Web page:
The ability to borrow at low cost is certainly beneficial if funds are channeled to productive uses, especially investment in tradable activities and infrastructure. Experience has shown, however, that capital inflows can also end up financing private and public consumption, generating large current account deficits and inflating financial and real estate prices. Latin America has vast experience with boom-and-bust cycles driven by capital inflows that culminated in debt and financial crises with severe economic and social costs. Partly influenced by these experiences, the IMF has recently warned about the potential dangers of capital inflows to Latin America. In its 2011 Regional Economic Outlook , the IMF explicitly pointed to the widening of current account deficits as a source of external fragility that could  lead —as it did in the past— to a sudden reversal of capital flows and crises.

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From the Suppression of Voters to the Suppression of Economic Analysis: Republicans are at War With Democracy in Defense of Oligarchy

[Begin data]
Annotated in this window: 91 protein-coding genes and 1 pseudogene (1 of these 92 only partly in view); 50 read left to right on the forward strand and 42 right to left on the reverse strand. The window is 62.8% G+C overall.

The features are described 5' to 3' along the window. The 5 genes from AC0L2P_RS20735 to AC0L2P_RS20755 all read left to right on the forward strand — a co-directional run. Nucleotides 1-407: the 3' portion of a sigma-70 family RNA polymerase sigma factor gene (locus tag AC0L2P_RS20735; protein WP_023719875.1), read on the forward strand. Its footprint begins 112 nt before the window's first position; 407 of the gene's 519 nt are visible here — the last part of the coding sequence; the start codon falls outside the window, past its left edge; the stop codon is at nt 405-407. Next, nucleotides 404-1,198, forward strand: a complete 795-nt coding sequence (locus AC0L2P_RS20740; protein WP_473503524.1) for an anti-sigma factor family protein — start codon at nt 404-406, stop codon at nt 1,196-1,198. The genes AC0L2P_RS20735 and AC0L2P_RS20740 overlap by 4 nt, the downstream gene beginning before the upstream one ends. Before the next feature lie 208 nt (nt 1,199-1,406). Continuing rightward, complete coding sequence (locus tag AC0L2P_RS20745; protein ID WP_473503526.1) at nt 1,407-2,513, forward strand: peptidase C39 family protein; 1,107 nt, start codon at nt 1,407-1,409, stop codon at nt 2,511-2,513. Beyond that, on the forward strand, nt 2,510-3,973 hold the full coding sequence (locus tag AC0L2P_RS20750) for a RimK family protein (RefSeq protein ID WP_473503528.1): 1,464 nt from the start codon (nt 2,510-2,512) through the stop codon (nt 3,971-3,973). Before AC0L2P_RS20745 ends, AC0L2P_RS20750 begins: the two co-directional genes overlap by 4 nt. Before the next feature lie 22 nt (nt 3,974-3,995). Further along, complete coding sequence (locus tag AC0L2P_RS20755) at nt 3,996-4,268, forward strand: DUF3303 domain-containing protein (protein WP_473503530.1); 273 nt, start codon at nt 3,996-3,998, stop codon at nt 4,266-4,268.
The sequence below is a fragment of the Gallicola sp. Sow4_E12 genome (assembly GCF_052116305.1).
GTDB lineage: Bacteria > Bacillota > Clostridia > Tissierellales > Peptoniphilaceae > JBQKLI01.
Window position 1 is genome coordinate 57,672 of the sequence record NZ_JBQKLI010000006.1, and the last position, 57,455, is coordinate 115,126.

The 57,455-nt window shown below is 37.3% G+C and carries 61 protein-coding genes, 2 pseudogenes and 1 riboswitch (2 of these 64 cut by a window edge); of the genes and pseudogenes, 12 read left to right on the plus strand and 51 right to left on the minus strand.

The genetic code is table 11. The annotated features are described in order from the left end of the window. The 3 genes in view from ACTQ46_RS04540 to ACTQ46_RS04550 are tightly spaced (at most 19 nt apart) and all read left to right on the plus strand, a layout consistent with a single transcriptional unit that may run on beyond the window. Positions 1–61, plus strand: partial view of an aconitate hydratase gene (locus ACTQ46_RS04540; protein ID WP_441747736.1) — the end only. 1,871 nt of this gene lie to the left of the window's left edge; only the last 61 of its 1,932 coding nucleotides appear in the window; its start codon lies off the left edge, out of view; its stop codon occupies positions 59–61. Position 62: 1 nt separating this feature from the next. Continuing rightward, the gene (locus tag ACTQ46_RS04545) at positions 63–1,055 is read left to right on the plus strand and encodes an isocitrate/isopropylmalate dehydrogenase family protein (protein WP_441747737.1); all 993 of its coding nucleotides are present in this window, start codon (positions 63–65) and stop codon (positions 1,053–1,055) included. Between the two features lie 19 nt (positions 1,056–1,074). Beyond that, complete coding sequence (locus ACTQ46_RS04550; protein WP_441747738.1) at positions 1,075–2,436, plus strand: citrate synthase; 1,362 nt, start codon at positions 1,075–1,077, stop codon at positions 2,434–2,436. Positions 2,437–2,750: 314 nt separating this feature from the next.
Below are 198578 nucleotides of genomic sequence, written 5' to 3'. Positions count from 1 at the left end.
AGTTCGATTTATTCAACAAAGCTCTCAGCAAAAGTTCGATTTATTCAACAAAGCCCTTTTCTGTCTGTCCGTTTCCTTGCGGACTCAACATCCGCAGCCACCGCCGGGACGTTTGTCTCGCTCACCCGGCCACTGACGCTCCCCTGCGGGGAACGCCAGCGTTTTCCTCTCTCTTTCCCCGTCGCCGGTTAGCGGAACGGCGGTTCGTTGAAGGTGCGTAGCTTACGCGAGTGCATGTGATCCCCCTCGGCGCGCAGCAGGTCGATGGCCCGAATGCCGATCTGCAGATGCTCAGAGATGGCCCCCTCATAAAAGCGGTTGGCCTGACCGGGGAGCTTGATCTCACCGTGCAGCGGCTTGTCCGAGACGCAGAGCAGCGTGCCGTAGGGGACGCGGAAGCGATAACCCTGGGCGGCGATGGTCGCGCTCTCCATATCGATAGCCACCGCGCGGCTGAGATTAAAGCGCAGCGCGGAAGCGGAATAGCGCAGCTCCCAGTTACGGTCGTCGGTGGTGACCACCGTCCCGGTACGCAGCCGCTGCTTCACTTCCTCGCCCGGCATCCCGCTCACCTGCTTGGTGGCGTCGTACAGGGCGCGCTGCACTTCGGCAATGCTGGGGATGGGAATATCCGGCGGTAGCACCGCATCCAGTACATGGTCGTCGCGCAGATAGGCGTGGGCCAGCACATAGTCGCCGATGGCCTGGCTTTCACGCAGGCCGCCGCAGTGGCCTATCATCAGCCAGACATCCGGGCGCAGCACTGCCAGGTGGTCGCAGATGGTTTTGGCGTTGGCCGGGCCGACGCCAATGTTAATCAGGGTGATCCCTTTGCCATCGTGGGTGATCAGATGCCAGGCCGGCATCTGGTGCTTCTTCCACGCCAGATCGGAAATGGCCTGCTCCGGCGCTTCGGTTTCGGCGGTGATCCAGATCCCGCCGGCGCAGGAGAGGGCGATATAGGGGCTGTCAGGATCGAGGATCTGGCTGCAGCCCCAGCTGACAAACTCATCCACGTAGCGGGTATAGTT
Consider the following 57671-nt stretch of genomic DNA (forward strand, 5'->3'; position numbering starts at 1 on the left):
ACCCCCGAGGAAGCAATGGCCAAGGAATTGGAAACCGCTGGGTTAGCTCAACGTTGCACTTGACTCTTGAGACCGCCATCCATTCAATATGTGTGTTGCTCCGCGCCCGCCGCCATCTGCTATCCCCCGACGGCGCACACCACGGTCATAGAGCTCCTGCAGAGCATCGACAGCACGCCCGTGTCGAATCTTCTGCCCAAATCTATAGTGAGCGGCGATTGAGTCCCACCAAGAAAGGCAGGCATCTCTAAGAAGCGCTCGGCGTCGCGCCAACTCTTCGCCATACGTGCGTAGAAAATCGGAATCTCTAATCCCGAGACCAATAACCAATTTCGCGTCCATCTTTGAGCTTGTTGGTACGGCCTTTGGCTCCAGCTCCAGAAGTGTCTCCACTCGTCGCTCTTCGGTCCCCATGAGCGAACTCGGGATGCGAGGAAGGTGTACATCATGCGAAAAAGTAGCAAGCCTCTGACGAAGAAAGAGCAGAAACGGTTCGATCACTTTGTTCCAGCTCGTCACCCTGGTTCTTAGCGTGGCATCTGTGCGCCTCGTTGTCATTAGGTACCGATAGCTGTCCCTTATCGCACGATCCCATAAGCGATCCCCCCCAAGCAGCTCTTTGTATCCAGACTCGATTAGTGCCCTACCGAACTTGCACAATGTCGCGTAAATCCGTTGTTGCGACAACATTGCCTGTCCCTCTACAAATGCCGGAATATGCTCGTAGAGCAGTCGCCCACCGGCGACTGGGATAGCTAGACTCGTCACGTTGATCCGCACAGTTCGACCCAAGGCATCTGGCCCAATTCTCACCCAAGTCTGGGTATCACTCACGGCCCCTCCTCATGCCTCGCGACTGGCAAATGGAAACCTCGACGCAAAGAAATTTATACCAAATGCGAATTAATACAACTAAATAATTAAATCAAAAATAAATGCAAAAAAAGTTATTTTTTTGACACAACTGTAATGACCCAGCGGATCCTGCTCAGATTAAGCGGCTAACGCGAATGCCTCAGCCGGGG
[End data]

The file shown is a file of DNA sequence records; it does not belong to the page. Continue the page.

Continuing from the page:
James Crotty, Guest Blogger

That the Republican Party undertook a vigorous campaign in the recent election to suppress voting in those states and localities in which it had effective control of government is widely understood. Pictures of long lines at polling places and reports of long hours waiting to vote in neighborhoods largely populated by African American and Hispanic voters provide clear evidence of this. But to be fully effective, the democratic process must not only make it easy to vote, it must also make it easy for voters to be well-informed about the effects of the policy positions taken by contestants for office and by the Parties they represent.

The Republican Party has been waging a war against both foundations of the democratic process. Along with voter suppression, it has been constructing the infrastructure required to support oligarchy – control of the political process by large corporations and wealthy individuals. The movement toward oligarchy is evidenced by the recent Citizen’s United ruling by our ultra-conservative Supreme Court that allows corporations and the rich to spend without limit to influence elections.